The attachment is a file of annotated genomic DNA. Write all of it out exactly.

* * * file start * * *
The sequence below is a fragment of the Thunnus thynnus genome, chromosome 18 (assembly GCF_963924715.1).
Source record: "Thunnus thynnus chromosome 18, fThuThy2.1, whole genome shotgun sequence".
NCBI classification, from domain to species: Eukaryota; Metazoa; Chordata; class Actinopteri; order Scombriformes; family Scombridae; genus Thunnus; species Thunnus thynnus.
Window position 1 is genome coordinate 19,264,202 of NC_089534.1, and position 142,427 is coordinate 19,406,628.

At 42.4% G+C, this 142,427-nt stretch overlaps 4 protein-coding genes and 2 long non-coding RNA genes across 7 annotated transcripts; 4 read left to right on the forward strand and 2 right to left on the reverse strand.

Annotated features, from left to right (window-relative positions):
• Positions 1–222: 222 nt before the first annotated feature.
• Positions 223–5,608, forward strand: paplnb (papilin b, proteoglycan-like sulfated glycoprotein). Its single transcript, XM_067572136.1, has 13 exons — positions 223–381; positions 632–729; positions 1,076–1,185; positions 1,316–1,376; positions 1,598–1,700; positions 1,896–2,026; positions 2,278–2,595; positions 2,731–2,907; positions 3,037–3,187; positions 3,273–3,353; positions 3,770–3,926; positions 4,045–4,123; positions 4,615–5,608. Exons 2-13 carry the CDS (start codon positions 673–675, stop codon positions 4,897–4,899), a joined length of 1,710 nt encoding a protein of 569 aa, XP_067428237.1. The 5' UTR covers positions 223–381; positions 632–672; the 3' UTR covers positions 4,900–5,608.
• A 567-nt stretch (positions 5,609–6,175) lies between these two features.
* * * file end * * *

The sequence below is a fragment of the Thunnus thynnus genome, chromosome 18 (assembly GCF_963924715.1).
Source record: "Thunnus thynnus chromosome 18, fThuThy2.1, whole genome shotgun sequence".
NCBI classification, from domain to species: Eukaryota; Metazoa; Chordata; class Actinopteri; order Scombriformes; family Scombridae; genus Thunnus; species Thunnus thynnus.
Window position 1 is genome coordinate 19,264,202 of NC_089534.1, and position 142,427 is coordinate 19,406,628.

At 42.4% G+C, this 142,427-nt stretch overlaps 4 protein-coding genes and 2 long non-coding RNA genes across 7 annotated transcripts; 4 read left to right on the forward strand and 2 right to left on the reverse strand.

Annotated features, from left to right (window-relative positions):
• Positions 1–222: 222 nt before the first annotated feature.
• Positions 223–5,608, forward strand: paplnb (papilin b, proteoglycan-like sulfated glycoprotein). Its single transcript, XM_067572136.1, has 13 exons — positions 223–381; positions 632–729; positions 1,076–1,185; positions 1,316–1,376; positions 1,598–1,700; positions 1,896–2,026; positions 2,278–2,595; positions 2,731–2,907; positions 3,037–3,187; positions 3,273–3,353; positions 3,770–3,926; positions 4,045–4,123; positions 4,615–5,608. Exons 2-13 carry the CDS (start codon positions 673–675, stop codon positions 4,897–4,899), a joined length of 1,710 nt encoding a protein of 569 aa, XP_067428237.1. The 5' UTR covers positions 223–381; positions 632–672; the 3' UTR covers positions 4,900–5,608.
• A 567-nt stretch (positions 5,609–6,175) lies between these two features.